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Published byBrisa Everingham Modified about 1 year ago

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Annuities and Present Value Continuing our analysis of the time value of money. Revised by DBH 1/2006

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Scenario You are age 35 today and you start to think for the first time about retirement. You calculate a careful budget and find you have only $100 per month you can set aside for retirement savings. Is it even worth it? Suppose we can invest in an investment fund that historically pays an average rate of 8% Let’s do the math

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Do the Math (#1) With disciplined investing, you could accumulate a fund of $149,000+ depositing only $100 per month at 8%. (Many securities funds have historically done better than 8%)

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How much do I need now for later? Suppose you’ve done that for 30 years and have accumulated your fund. You determine you need $1,200 per month over your Social Security to survive in retirement. If you expect to live 20 more years (to age 85) can you do it on your little fund?

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Do the Math #2 You should have little trouble living for 20 years with your retirement fund provided you are a disciplined investor and spender.

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Net Present Value Businesses must make the same kinds of decisions we look at as individuals. They decide whether or not to invest in a project that will pay off gradually, over a period of years. But often, in these analyses, the cash flows from these investments are not always equal—they may increase or decrease as time passes This can be measured using a tool called Net Present Value (NPV function in Excel)—this is explored in ch. 9.

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A Simple Illustration of NPV Let’s assume a new project costs $1 million in initial capital investment on a given date (we’ll call this Year 0). Over the next five years (Years 1 through 5), the project is projected to produce $280 K in annual new cash flow to the firm ($1.4 mil. over its life) Our “hurdle rate” (cost of capital) is 12%--we must earn at least 12% on any new investment to satisfy our stockholders Should we do the project?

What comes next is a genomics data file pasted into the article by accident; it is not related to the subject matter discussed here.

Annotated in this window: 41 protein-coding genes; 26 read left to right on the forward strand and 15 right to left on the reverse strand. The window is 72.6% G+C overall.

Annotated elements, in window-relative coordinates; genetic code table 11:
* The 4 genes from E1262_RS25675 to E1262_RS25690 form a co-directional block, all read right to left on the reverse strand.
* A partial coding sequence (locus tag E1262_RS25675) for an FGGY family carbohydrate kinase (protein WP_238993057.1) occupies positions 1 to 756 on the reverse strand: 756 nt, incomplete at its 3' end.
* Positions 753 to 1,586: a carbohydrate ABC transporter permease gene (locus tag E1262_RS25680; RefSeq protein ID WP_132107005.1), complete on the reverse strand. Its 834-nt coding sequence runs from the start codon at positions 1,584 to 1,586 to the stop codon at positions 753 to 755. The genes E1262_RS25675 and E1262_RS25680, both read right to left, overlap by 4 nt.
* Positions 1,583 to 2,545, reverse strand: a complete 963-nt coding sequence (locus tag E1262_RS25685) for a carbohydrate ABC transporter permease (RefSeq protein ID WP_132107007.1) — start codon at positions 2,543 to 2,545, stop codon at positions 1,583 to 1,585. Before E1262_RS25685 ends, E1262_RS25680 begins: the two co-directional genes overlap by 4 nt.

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Excel NPV calculation Year 1$280,000 Year 2$280,000 Year 3$280,000 Year 4$280,000 Year 5$280,000 NPV at 12%$1,009,337 Less Initial Inv. (Year 0)-$1,000,000 Net Present Value$9,337 The NPV function in Excel calculates the present value today of the cash flows for the next five years (discounted at 12%) Result= the project has a small positive NPV and can be approved. (It will earn at least 12%)

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Suppose cash flows are uneven? Suppose the cash flows were “uneven” but did better later in the project? Total cash flows are identical ( $1.4 million) Still a good idea? Not necessarily—in the case at right the NPV is negative—it won’t earn 12% over its life. The earlier we can recover our cost, the more likely we’ll meet our hurdle rate. Year 1$200,000 Year 2$250,000 Year 3$300,000 Year 4$300,000 Year 5$350,000 NPV$980,659 Less Initial Inv. (Year 0)-$1,000,000 Net Present Value-$19,341

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More to come We’ll explore this concept a bit more in Chapter Nine and also illustrate a method of estimating the projected rate of return for a given project (Internal Rate of Return or IRR) The present value calculations would be a challenge to do by hand, but are easy using computerized financial functions.

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